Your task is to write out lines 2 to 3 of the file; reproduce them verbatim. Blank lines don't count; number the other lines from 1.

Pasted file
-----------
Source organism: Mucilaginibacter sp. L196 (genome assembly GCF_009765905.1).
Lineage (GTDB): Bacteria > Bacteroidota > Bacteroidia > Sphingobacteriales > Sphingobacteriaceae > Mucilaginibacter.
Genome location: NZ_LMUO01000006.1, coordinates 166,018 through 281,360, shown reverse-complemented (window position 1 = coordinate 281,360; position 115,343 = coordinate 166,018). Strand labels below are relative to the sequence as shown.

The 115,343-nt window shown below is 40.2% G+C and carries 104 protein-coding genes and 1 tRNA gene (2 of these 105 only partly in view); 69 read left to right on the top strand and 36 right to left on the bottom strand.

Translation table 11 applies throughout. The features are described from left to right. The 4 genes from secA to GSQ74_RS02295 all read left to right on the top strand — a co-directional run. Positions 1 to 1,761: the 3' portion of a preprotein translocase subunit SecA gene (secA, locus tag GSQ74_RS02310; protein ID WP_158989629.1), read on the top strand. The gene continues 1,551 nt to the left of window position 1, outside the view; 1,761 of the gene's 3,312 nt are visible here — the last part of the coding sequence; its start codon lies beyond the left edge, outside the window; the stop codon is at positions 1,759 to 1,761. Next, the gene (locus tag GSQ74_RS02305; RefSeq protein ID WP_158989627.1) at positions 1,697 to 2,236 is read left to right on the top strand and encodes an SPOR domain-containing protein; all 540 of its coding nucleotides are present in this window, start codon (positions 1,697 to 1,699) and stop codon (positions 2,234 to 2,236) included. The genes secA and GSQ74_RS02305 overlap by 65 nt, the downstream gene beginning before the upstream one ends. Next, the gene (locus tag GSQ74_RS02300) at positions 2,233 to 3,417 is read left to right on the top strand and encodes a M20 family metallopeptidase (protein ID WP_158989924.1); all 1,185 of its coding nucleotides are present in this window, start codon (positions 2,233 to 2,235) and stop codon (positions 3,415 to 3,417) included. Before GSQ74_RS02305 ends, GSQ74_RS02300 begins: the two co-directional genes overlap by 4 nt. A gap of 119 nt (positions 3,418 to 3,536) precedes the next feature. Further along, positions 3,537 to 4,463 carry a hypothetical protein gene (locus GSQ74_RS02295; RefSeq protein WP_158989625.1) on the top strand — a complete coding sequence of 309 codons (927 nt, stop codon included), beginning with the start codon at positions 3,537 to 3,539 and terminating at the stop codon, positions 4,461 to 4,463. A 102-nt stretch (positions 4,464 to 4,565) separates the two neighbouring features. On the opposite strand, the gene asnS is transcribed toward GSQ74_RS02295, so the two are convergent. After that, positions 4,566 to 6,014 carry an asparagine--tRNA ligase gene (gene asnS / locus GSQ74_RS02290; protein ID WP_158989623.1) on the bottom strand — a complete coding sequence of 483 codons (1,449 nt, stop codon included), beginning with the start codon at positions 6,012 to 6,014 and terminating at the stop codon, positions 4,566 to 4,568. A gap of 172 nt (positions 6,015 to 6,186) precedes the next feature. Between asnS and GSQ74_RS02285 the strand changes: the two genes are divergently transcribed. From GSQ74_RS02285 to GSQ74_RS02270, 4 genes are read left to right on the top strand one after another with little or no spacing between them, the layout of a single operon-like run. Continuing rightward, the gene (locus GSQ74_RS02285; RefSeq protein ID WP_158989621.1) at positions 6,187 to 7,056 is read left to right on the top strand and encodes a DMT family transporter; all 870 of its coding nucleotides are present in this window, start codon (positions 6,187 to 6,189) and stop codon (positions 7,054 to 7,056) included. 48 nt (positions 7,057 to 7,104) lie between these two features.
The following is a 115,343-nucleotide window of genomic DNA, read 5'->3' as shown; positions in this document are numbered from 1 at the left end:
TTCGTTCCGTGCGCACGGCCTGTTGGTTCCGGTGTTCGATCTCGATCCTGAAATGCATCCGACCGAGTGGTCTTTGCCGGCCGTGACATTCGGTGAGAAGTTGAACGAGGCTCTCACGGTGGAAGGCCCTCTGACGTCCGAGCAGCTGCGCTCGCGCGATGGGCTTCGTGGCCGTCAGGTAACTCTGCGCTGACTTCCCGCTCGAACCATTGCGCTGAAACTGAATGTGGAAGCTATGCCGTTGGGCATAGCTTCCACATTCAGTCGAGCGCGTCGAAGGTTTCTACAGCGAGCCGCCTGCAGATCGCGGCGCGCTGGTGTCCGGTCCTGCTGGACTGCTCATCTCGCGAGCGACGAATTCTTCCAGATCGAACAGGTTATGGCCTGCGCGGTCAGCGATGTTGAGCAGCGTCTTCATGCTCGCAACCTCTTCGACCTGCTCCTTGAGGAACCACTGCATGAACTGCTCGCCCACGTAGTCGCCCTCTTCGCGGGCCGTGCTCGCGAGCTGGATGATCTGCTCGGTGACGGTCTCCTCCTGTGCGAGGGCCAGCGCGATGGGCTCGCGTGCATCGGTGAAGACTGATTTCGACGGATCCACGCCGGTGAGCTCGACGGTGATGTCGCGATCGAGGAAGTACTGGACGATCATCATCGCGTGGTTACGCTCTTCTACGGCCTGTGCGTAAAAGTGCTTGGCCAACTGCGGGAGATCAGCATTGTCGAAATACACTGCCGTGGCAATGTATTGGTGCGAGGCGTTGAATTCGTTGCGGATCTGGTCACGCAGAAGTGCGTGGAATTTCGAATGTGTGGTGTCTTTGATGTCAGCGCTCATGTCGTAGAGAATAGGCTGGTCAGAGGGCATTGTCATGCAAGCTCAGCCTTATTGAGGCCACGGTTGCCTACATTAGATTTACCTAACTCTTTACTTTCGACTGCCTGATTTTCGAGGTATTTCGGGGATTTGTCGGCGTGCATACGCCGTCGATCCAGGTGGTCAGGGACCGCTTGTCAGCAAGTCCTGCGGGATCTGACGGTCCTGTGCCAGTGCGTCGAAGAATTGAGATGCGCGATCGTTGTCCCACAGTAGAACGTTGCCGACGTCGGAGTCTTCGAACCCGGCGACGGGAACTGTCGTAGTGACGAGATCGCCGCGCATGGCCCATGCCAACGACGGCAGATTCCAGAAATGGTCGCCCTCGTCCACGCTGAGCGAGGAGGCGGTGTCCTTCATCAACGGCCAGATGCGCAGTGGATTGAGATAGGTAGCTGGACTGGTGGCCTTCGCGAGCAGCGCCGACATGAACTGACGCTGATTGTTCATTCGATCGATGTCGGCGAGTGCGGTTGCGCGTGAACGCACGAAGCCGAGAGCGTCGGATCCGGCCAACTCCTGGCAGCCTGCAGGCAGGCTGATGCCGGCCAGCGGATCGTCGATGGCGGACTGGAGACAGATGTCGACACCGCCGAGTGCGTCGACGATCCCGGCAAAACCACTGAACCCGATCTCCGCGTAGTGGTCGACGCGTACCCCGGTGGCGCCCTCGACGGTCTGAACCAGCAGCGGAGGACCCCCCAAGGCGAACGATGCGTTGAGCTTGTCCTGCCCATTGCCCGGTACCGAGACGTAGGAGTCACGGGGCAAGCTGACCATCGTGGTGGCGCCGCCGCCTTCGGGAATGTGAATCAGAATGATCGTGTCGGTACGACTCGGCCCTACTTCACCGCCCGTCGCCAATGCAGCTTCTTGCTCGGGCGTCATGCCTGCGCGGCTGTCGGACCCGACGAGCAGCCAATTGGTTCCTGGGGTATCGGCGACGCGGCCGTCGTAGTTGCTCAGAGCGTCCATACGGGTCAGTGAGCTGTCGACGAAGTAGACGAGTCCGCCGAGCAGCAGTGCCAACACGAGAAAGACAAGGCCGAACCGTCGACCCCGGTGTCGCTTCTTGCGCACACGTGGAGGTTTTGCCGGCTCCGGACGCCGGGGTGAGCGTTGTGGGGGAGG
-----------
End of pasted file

Lineage (GTDB): Bacteria > Bacteroidota > Bacteroidia > Sphingobacteriales > Sphingobacteriaceae > Mucilaginibacter.
Genome location: NZ_LMUO01000006.1, coordinates 166,018 through 281,360, shown reverse-complemented (window position 1 = coordinate 281,360; position 115,343 = coordinate 166,018). Strand labels below are relative to the sequence as shown.